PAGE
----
• David Evans 4th Apr '18 - 11:53pm

    Now that would be radical!

  • John Marriott 5th Apr '18 - 9:47am

    It would make a change from wall to wall Brexit!

  • John Roffey 5th Apr '18 - 10:14am

    Given that technology has advanced significantly since the Party’s current procedures were put in place – is there any reason why policies should not be changed when the need arises and voted on by members via the internet – rather than just at conferences?

  • David Evershed 5th Apr '18 - 10:54am

    Many of the comments above reflect the trade offs that have to be made between being a social liberal and an economic liberal.

    Too much emphasis on social liberalism and we look like the Labour Party. Too much emphasis on economic liberalism and we look like the Conservative Party.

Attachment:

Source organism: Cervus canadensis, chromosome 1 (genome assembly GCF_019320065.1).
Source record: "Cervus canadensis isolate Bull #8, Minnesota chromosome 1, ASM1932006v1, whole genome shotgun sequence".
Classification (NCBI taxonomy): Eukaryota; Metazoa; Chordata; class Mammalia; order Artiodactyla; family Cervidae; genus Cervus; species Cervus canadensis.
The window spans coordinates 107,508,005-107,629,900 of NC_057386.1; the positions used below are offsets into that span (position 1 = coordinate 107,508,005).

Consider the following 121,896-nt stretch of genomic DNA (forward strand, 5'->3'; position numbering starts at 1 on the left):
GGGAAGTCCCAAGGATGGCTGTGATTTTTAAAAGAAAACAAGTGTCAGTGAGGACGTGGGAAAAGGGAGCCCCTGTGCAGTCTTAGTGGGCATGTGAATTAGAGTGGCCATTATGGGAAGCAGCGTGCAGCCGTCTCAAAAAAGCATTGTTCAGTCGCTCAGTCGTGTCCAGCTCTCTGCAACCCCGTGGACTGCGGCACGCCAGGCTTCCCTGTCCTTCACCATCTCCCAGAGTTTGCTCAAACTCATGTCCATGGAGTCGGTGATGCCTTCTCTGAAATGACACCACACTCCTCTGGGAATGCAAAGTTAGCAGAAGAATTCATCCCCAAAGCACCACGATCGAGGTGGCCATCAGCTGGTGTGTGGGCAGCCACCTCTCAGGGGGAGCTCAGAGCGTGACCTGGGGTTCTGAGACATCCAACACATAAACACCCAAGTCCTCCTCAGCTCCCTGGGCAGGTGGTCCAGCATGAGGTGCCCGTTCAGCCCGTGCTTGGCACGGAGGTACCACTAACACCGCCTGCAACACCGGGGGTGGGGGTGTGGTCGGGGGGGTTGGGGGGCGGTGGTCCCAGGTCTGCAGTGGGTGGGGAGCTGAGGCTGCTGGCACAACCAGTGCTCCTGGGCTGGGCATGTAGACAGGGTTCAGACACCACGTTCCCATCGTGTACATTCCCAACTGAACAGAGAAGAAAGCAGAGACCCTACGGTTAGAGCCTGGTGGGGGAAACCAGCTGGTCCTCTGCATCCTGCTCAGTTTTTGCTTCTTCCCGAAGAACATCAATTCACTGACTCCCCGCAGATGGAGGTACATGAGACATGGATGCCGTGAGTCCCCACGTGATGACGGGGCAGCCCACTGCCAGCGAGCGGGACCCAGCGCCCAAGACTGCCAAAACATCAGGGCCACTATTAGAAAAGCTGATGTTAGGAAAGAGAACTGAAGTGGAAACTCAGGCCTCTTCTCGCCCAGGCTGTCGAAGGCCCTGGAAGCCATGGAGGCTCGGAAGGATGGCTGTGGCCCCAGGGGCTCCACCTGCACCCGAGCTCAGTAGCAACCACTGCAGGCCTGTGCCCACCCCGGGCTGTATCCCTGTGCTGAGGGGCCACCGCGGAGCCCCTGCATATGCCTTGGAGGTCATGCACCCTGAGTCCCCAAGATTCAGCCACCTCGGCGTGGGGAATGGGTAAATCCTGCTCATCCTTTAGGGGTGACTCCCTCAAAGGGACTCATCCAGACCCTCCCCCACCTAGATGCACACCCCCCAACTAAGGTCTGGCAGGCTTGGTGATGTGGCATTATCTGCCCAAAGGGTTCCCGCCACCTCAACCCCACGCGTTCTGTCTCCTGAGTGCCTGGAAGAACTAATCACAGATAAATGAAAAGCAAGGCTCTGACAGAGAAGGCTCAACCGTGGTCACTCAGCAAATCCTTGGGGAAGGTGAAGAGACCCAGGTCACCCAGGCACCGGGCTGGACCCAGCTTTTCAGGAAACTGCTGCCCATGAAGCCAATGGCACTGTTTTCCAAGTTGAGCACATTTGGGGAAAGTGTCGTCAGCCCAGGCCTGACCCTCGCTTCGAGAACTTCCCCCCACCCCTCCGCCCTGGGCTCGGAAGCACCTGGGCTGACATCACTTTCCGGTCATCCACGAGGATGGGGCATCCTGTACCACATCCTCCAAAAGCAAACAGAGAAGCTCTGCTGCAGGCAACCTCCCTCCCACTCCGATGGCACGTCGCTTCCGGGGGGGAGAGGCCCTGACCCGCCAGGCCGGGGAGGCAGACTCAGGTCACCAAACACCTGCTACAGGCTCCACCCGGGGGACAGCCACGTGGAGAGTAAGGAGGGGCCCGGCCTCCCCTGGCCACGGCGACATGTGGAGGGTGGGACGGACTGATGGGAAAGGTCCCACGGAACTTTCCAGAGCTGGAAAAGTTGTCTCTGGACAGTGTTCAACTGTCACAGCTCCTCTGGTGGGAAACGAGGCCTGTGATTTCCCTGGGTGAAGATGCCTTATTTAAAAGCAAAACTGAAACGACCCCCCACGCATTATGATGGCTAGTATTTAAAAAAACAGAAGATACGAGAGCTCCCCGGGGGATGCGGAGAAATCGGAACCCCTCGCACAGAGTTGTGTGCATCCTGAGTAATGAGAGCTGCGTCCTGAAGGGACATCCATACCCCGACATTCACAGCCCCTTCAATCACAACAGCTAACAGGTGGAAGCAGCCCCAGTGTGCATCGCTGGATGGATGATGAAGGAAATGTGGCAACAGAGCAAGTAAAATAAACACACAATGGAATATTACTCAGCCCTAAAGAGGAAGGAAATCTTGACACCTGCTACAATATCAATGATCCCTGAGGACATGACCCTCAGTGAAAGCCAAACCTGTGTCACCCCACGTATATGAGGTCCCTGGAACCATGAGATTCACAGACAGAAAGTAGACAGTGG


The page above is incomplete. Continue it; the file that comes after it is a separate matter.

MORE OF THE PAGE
Could we perhaps put the emphasis more on being free?

    Freedom of the individual, free speech, free schooling, free health care, free markets, free trade. Yes regulation and intervention by the state where necessary but with a bias towards freedom.

  • @David Evershed – which is almost where I started in my article – each policy bullet was linked to the freedom the policy would bring (more on the social side though – totally free markets always end up favouring those with more not less).

  • David Evans 5th Apr '18 - 12:31pm

    Freedom is great, but 90% of the population believe they are totally free anyway, so what is there to gain? We need to appeal to at least 40% of the population to even have a chance of getting 20% – but freedom has a niche appeal only to Liberals.

  • @ David Evershed

    We need to reject economic liberalism as the failed policy it is.
    We need to reject the free market and be seen as supporters of the mixed economy which is regulated to control economic power and not allowed free reign.